A few years ago on Christmas Eve I had just tucked my kiddos into bed when my doorbell rang. When I opened the door my good friend Cathy was standing there with a warm loaf of french bread and a little packet of what turned out to be the most unbelievably delicious garlic herb spread. She said she thought my husband and I might need a little snack as we were finishing up our last minute Christmas wrapping. And did we ever! We sat upstairs ripping hunks off the bread and slathering it with the butter spread as we we finished all the last minute Christmas Eve tasks (do you not have any of these? You must be more organized than I am.) This was, by far, the best neighbor Christmas gift ever!
Months later I finally got the recipe from her and I've been making it repeatedly ever since. I don't know if I'll ever be organized enough to bake bread for my friends on Christmas Eve, but I love to give away one of these loaves every time I make it. Each batch makes 4 loaves and it's super easy to double to make 8 loaves. One batch of the sinfully delicious garlic herb spread splits perfectly into 8 of these cute portion cups you can buy at the grocery store:
Which means with a little bit of work one afternoon, you can bake up 8 gorgeous loaves of bread and deliver them with garlic spread while they're nice and warm to anyone you want to cheer up. Or anyone you'd really like a favor from :)
Enough rhapsodizing? On to the recipe? Alright, here you go. (I've written out the recipes first, then followed with some pictures and more detailed instructions.)
1 1/2 T instant yeast
1/2 C very warm water
1 1/2 T sugar
2 C water
1 1/2 T oil
2 1/4 t salt
6 C flour
Combine the yeast, 1/2 C warm water, and sugar, and let proof for ten minutes. (I should admit I've skipped this step and thrown everything into the mixer at once, and it's worked fine.) Then add remaining 2 C water, oil, salt, and 3 C of flour. Mix until flour is incorporated, then add remaining 3 C flour gradually. Knead about five minutes, then turn out onto generously floured surface. Every ten minutes for the next hour knead two or three times. Form into 4 loaves. Brush with beaten egg white. Slash 3 diagonal lines into tops. Raise until double or 30 minutes. Bake at 425 for 10 minutes, then at 375 for 20 minutes.
Boursen Cheese Spread (aka Garlic Herb Spread)
1/2 C butter
8 oz package cream cheese
1 clove garlic, minced
1/2 t oregano
1/2 t basil
1/8 t each dill, marjoram, thyme, and pepper OR 1/2 t poultry seasoning
Let butter and cream cheese come to room temperature, then stir all to combine.
And here are my additional comments:
It can be hard to know just how much flour to add when you're making bread. I use the scoop and level method to measure my flour, and 6 C always ends up being just right for me. Some bread recipes tell you to keep adding flour until the sides of your bowl come clean - don't do that for this recipe! This bread is incredibly tender, which means the dough is going to be softer and stickier. You'll see in the picture below that much of the dough is hanging onto my dough hook, but some is still stuck to the sides and bottom of the bowl.
You can tell you've added enough flour and you've kneaded the dough long enough when you can pinch off a small bit and easily roll it into a little ball in the palm of your hand. It will still be a little sticky to the touch, but not so sticky you can't roll it into a ball.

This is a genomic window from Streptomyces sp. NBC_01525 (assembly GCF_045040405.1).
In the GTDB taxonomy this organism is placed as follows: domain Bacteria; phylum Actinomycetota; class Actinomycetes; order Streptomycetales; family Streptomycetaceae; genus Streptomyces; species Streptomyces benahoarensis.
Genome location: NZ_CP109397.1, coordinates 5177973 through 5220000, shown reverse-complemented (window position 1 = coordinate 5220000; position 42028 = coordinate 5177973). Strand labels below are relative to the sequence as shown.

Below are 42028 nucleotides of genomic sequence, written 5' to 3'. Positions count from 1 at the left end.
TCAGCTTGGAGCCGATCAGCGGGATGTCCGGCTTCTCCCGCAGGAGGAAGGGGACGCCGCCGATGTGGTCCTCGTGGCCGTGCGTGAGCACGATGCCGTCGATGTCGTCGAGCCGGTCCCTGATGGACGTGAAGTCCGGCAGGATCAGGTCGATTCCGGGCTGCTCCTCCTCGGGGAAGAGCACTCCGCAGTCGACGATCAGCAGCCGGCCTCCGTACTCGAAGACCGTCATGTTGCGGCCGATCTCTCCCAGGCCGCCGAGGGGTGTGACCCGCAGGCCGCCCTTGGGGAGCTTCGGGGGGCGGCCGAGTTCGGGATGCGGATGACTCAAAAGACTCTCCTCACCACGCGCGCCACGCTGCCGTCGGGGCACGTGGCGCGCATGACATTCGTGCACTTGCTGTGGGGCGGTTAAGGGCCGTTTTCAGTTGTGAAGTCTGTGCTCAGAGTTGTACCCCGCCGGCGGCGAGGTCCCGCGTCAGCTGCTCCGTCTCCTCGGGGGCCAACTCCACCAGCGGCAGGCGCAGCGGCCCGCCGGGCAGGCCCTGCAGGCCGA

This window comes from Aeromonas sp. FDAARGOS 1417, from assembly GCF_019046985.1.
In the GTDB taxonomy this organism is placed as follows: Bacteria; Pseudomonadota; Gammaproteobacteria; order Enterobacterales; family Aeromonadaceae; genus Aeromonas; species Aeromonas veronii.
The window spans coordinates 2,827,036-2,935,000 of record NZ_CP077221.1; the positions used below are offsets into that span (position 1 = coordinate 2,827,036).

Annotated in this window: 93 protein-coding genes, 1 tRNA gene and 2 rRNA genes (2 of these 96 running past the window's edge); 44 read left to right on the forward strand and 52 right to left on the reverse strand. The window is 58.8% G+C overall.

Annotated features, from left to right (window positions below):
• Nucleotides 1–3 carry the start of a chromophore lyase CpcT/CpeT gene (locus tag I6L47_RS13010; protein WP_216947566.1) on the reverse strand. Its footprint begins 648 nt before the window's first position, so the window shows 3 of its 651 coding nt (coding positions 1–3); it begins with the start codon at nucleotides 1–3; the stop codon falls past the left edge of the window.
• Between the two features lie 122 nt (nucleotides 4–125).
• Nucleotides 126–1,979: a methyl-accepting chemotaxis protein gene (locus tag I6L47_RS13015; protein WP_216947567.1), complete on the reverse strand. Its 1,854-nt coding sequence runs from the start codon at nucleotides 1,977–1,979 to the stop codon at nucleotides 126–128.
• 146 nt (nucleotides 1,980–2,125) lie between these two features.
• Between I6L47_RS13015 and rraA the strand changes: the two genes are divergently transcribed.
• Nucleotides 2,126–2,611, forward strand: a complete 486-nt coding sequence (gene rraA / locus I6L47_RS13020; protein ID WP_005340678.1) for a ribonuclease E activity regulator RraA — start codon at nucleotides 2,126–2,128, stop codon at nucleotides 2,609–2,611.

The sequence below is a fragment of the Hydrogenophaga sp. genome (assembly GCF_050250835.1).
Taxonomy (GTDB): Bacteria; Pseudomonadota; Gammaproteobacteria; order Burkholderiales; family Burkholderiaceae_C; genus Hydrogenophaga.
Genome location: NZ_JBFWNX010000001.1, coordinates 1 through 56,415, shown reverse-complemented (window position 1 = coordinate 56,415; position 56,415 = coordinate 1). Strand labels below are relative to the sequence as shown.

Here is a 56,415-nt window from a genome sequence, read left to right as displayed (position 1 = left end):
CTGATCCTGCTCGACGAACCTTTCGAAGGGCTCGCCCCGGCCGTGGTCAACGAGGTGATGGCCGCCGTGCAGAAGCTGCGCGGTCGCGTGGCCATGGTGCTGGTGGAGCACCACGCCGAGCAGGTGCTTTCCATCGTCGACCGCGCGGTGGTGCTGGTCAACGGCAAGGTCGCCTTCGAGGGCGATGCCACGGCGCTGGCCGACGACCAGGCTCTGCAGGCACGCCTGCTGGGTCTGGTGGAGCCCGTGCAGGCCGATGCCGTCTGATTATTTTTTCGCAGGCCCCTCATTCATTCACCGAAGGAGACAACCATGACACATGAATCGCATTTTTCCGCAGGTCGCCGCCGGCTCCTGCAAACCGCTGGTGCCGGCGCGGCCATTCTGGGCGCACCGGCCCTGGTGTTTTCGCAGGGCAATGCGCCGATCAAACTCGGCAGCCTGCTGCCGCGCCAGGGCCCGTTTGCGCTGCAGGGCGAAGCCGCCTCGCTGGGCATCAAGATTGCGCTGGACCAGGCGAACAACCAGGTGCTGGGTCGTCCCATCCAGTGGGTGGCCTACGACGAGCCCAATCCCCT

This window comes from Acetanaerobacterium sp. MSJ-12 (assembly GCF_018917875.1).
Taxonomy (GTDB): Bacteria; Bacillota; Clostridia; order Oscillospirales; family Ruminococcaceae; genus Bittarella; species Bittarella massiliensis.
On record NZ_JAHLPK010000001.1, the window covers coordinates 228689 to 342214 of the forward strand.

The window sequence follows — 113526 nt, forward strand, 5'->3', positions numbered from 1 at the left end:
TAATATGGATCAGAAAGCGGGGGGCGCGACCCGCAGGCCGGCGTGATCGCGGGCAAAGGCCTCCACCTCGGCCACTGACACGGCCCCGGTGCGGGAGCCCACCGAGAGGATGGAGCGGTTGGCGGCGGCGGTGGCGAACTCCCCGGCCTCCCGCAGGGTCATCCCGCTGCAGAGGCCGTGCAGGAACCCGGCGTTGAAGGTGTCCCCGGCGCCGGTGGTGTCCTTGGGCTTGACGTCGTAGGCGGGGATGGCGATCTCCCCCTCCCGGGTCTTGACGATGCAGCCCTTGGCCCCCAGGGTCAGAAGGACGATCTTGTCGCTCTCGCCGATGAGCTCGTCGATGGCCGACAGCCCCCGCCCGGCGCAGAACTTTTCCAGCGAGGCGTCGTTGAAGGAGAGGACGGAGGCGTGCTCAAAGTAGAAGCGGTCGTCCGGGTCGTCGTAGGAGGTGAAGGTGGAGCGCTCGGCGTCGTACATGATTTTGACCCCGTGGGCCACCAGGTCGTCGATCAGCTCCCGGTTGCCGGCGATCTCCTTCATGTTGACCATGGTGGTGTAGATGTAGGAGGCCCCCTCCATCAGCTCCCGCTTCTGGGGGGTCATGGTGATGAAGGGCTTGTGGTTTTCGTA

Because it's a soft dough, I find a rounded plastic scraper handy in pulling it out of the bowl...
...and onto a well floured surface. It doesn't look finished kneading yet...
...but once you give it a quick roll in the flour you'll be able to shape it into a nice ball.
Now comes the part that gives the crust a nice, characteristically french bread chewiness. Let the dough rest for 10 minutes, then come back and knead it two or three times. Just punch it down and fold it over a few times, then gather it back into a ball. Come back every ten minutes for an hour (so if you pulled the dough out of your mixer at 3:30, your last quick knead will be at 4:20 and the dough will be ready to shape at 4:30). It sounds like a lot of work, but if you're going to be home anyway it only takes about 30 seconds to walk into the kitchen, knead three times, and walk back out. AND it's not crucial that the kneading takes place at exact ten minute intervals, and it's not crucial that you do it for exactly an hour. Just make sure you come back at least four times in the next hour to punch and fold it a few times.
When you've hit an hour, divide the dough into four even pieces. Push each piece into a rough rectangle shape, then roll it up and pinch it so it stays together. Place it pinched side down on a greased or lined cookie sheet. Then beat one egg white with a dash of water and brush the egg mixture over the loaf (or just use your hands to spread it over the loaf like I do if you don't have a pastry brush). Get it all covered - anything not covered with the egg mixture will end up pale and sickly looking.
You'll let it rise for about half an hour, (preheat the oven during this rise), then bake for 10 minutes at 425 degrees, then turn the oven down to 375 and bake for 20 more minutes. The picture above shows what the loaves look like when shaped, then after the 30 minute rise, then after baking time.
Your house is going to smell like heaven at this point.
Hopefully, while the bread was rising you also mixed up your garlic herb spread...
...so the devouring can begin immediately.
Note: If you decide to double the recipe, you can bake two sheets of loaves at once, but you may need to increase your bake time, and you'll definitely want to switch which loaf is on the top rack at least once during baking time. Enjoy!
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